Solution: An effective ‘good guys’ list process

‘Good guys’ lists are a sensible way of preventing repeat alerts on individuals and businesses who have previously been investigated by the transaction monitoring team. An effective ‘good guys’ list process will ensure that repeat alerts are not generated on counterparties whose behaviour is legitimate, yet still triggers alerts in the system. This is particularly relevant if a rules-based scenarios approach is being used, as it is difficult to configure the scenarios in a way which detects all crime without triggering alerts for legitimate activity.


  1. Unintelligent scenarios

The scenarios which generate alerts are fundamental to how organisations detect financial crime. If these scenarios are not optimised for your customer population and the risks faced by your organisation, not only will real financial crime go undetected, but there will be a significant number of false positives generated.

In the past, most transaction monitoring operations took a ‘rules-based’ approach. We are becoming ever more aware that one size does not fit all. A £10,000 transaction for one company may be a drop in the ocean, whereas for another this could be enough to generate suspicion of illicit activity.

Solution: Statistical/AI configured transaction monitoring scenario

Simple statistical techniques should be employed to compare customer behaviour to their observed historical activity, building a clearer image of what is considered normal or unusual for each customer. Rules-based scenarios are no longer good enough. Artificial intelligence and machine learning will no doubt be the future of best-practice transaction monitoring and it will be exciting to see how this develops over the coming years.


  1. Box-ticking culture

Compliance can sometimes feel like a tick-box exercise rather than a proactive and empowered part of an organisation. Fundamentally, transaction monitoring is crucial to stopping financial crime. It would not be excessive or disproportionate to say that good financial crime prevention can save lives as it directly puts a stop to the financing of terrorism and laundering of criminal funds. Preventing criminal activity should be a key motivator for transaction monitoring teams, and it can be easy to lose sight of this if your governance structure is not set up for success.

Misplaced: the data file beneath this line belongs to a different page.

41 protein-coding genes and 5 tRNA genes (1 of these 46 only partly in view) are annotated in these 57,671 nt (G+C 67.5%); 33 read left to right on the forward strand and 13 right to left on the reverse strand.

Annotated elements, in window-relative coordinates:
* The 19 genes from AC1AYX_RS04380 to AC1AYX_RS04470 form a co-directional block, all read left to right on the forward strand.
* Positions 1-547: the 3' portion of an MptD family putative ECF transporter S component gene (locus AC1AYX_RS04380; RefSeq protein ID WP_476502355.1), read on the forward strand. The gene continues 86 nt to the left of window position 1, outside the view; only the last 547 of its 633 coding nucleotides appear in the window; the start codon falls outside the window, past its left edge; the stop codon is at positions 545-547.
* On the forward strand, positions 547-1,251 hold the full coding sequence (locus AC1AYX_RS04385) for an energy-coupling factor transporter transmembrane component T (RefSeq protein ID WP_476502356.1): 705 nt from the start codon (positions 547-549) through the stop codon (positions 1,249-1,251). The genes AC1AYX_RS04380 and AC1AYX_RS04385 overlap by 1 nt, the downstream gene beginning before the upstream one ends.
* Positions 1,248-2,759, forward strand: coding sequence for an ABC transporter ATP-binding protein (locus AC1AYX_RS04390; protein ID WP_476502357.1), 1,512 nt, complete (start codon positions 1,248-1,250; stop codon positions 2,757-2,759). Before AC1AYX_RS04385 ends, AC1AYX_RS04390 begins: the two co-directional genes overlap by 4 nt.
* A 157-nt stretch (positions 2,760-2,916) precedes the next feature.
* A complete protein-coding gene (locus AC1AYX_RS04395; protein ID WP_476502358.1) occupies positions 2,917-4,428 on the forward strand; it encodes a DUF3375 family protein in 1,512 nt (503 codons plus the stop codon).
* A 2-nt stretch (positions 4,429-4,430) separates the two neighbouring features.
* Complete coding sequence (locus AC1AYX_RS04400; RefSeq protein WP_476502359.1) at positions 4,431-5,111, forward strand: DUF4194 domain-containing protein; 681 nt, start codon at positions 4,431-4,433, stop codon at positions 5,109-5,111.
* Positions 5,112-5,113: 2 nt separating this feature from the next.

Solution: Ways of working and cultural change

It is important to get your team invested in the social and economic importance of their work and move away from compliance as a tick-box exercise. High performing team cultures have regular knowledge sharing events and engaging horizon scanning discussions about what they are seeing day-to-day on the ground. Transaction monitoring teams can fall into the trap of measuring their performance solely on alert clearing KPIs. Although these elements are important, there are no doubt unintended damaging consequences for a high-performing culture of compliance. By rewriting your performance management metrics to suitably incorporate risk, your team will respond to these incentive structures.


These five pitfalls all require careful consideration and there are no shortcuts to creating a high-performing transaction monitoring operating model. This can either be developed in-house or outsourced to a trusted partner, who can manage the day-to-day operations and allow companies to focus on key decisions and overall accountability. We at Be UK are here to help you optimise your transaction monitoring in an integrated and cost-efficient manner.


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If you have a query or would like to arrange an initial meeting to discuss how we can shape the future of your business, then get in touch and our team will get back to you shortly.